No a user is a user
An individual may have one or more role in the db. for example a user may have clearance to look at data, but not change it,
a user may have rights to change normal data, but view masterfile data.
a system administrator may have rights to view data but not change it.
a system operator may have rights to run reports nut not data viewing or modification
but those are roles, you may have multiple system operators.
a person may move roles within the organisation, for example (someone with masterfiels cleaerance will probably also have normal data clearance.
By assigning security policies to roles, and users to roles you have a way of allowing a specific user to have the permissions they need to do their work, you have the granularity to allocate permissions as required, and the flexibility without a significant maintenance task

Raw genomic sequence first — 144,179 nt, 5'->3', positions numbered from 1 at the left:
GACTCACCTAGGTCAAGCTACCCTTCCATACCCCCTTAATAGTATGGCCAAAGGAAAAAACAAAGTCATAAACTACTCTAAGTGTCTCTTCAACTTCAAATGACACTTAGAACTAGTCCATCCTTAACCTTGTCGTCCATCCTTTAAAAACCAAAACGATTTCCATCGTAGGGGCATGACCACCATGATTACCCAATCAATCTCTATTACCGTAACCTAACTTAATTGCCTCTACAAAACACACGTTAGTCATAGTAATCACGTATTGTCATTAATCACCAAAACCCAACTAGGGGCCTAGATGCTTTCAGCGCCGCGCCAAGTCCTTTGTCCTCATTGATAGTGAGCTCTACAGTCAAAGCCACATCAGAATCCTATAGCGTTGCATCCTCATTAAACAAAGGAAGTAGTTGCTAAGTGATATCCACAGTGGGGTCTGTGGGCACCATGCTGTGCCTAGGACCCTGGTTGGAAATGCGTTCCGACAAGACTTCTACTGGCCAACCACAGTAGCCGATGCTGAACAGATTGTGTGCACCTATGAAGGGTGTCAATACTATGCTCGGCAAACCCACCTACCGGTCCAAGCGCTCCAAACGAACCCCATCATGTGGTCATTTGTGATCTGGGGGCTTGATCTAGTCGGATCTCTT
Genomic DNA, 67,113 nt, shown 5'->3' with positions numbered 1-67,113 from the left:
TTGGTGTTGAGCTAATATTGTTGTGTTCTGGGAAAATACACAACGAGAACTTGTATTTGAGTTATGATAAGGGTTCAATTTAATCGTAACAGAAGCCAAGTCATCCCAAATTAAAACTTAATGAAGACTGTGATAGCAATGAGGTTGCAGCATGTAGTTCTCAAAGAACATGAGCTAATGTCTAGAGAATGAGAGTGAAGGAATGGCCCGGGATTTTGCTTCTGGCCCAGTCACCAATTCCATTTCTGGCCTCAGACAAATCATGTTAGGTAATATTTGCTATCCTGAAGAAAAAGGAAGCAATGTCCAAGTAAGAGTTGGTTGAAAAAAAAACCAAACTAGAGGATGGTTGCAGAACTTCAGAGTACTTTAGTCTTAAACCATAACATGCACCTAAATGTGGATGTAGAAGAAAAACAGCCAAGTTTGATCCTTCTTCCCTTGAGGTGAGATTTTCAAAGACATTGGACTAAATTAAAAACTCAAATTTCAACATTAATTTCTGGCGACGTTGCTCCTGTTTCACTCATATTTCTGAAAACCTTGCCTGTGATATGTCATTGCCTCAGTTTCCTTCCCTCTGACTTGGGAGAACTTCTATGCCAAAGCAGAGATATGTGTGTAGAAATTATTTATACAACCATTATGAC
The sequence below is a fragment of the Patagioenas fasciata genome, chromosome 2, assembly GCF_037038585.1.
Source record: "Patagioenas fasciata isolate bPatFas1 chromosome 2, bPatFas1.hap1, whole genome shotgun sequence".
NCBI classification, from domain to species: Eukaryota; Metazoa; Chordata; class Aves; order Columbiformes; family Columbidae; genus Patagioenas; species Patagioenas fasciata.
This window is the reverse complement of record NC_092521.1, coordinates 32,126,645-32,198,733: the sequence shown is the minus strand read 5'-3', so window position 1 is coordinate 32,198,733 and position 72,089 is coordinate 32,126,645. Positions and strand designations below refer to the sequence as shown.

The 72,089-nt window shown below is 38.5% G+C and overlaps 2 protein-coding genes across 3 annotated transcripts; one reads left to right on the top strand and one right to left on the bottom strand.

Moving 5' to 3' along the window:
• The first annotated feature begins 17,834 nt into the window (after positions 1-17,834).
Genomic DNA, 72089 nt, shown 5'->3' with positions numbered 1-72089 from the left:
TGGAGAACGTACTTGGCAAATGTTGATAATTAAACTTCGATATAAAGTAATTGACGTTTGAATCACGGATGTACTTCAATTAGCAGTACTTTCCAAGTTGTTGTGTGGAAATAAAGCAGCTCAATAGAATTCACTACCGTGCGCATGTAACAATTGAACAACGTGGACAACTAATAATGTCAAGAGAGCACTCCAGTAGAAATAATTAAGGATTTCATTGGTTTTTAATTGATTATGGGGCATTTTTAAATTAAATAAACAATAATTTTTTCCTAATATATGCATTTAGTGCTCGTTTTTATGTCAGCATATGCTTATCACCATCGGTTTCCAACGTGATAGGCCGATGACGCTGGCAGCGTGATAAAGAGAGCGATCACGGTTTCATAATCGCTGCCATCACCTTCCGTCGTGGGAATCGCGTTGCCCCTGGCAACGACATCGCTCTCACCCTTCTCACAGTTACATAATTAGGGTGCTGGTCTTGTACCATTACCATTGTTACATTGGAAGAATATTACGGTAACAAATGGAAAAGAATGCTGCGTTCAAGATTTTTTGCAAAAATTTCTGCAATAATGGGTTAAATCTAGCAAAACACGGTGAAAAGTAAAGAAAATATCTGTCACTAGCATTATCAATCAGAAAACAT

someone may move from accounts receivable to accounts payable, and you may decide to switch the roles that person is entitled to use. so if you had a user role / group for each tack moving the user is simple. if you allocate permissions at user level then you have to have a lot more knowledge about the application(s) that user used to use, and now is expected to use. One of the practical problems in implementing security is often remembering to remove permissions form users as they move through an organisaiton.
I'd rather be riding on the Tiger 800 or the Norton